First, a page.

There’s only one way to manage a remote employee

Out of sight, front of mind

An employee knocks on your office door. She’s worked for you for a few years. And she has a big request. “I want to work remotely from home,” she says. “I need to be there when my kids get home from school.” She has a long commute. Her husband also works. They’re juggling many balls in the air. She promises to get her job done remotely. You’ve never had a remote employee before. She’s really good. You don’t want to lose her. What do you do? How can you manage this person when she’s not in the office?

You don’t know the answer — but this is not unusual. No one knows how productive an employee will be when they’re out of the office. Some people can work just as effectively from home; others need to be in an office environment, both for the social aspect and because their job demands that they’re on-site with the action.

You don’t want everyone working from home. But then again, you don’t want to say no to this valuable employee. Lots of people will advise you on how to manage her when she’s not in the office.

In the end, however, there’s really only one way to manage this person: you must treat her, and she must behave, as if she’s in the office all the time.

It’s as simple as that. So what does this mean?

Expect the same level of availability

It means that if you or anyone else needs her, she’s available. Just like she would be if she was sitting at her desk. She’s got her mobile phone at the ready. She can attend meetings like her on-site colleagues. She’s on duty and ready for any question, any task, as if she’s in the office. And if you need her to come into the office, she should be prepared to do so. She should also be willing to work maybe one or two days a week in the office because sometimes being there is just psychologically better than not being there. Her workload and responsibilities shouldn’t change. In other words, you shouldn’t notice that she’s not there.

Empower remote workers with technology

This was much more difficult even 10 years ago. But today, there’s enough affordable technology available to enable that remote worker to work as if she’s in the office. There are filing sharing services like Microsoft OneDrive, Google Drive and Dropbox. There are project and collaboration applications like Office 365 and Basecamp to share tasks and information. There are communications tools such as Skype, and Lync to speak, see and share desktops. There even are popular applications to remotely connect, including GoToMyPC and LogMeIn.

These apps today work on any device, from phone to tablet to laptop to desktop. Data entered in one place can be retrieved and updated from anywhere else as long as there’s an Internet connection (and most of the country today is covered by 3G and 4G networks).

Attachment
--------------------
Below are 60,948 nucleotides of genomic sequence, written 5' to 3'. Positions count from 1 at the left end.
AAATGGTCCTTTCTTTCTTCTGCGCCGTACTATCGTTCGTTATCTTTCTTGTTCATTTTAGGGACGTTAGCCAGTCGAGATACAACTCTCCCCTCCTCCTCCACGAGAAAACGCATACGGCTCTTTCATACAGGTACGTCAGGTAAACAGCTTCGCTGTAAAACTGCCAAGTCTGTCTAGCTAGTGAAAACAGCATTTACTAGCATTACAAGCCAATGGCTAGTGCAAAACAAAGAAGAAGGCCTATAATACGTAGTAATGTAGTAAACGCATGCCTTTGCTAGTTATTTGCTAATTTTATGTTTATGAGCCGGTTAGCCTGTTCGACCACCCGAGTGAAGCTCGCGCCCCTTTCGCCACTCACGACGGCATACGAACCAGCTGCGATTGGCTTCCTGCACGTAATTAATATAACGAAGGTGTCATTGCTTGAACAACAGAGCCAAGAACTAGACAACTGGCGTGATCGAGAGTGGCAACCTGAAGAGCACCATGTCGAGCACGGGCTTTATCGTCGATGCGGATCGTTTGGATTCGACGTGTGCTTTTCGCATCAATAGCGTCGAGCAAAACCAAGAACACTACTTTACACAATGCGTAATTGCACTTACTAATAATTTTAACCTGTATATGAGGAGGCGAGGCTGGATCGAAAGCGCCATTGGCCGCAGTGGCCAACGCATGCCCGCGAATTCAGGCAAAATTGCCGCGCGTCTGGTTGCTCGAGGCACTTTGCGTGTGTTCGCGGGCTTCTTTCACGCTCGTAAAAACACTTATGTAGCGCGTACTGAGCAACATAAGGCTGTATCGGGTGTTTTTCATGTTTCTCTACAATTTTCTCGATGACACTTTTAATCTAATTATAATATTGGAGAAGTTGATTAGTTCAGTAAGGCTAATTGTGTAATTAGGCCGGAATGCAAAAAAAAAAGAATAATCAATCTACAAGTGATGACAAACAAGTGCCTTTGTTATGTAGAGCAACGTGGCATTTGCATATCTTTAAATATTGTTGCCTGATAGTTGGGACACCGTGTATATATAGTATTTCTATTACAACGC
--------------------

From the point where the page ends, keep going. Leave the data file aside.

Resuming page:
Do what it takes to recruit and retain the best workers

The economy is slowly growing and the unemployment rate is falling. One of the biggest issues facing small businesses this year will be retaining their best people. And there are many great people who desire to work, at least partially, from home in order to have a better quality of life. If it’s possible, then let them do it.

To take advantage of the best talent out there, you have to accept and adapt. Yes, you should enable your employees to work remotely if they want to. Yes, there are great tools to help you do this. But remember, there’s only one way to manage them: as if they’re in the office all the time. As long as both you and your employee agree on that, you have every chance of making that arrangement succeed.

Gene Marks
Gene Marks writes a daily column for the Washington Post on business and public policy. He also writes weekly for Forbes, Entrepreneur Magazine, Inc. Magazine, and periodically for The Huffington Post and Gene also regularly appears on Fox News, MSNBC, Sirius XM Radio and ABC radio. His work reaches hundreds of thousands of business owners and executives each week. Gene is a Certified Public Accountant and runs the Marks Group PC - a 10-person technology and management consulting firm located near Philadelphia. He spent nine years with the international firm KPMG, most recently as Senior Manager. Gene speaks frequently to business groups so they can better understand the trends affecting their businesses and - most importantly - the actions they should take to continue to grow and profit.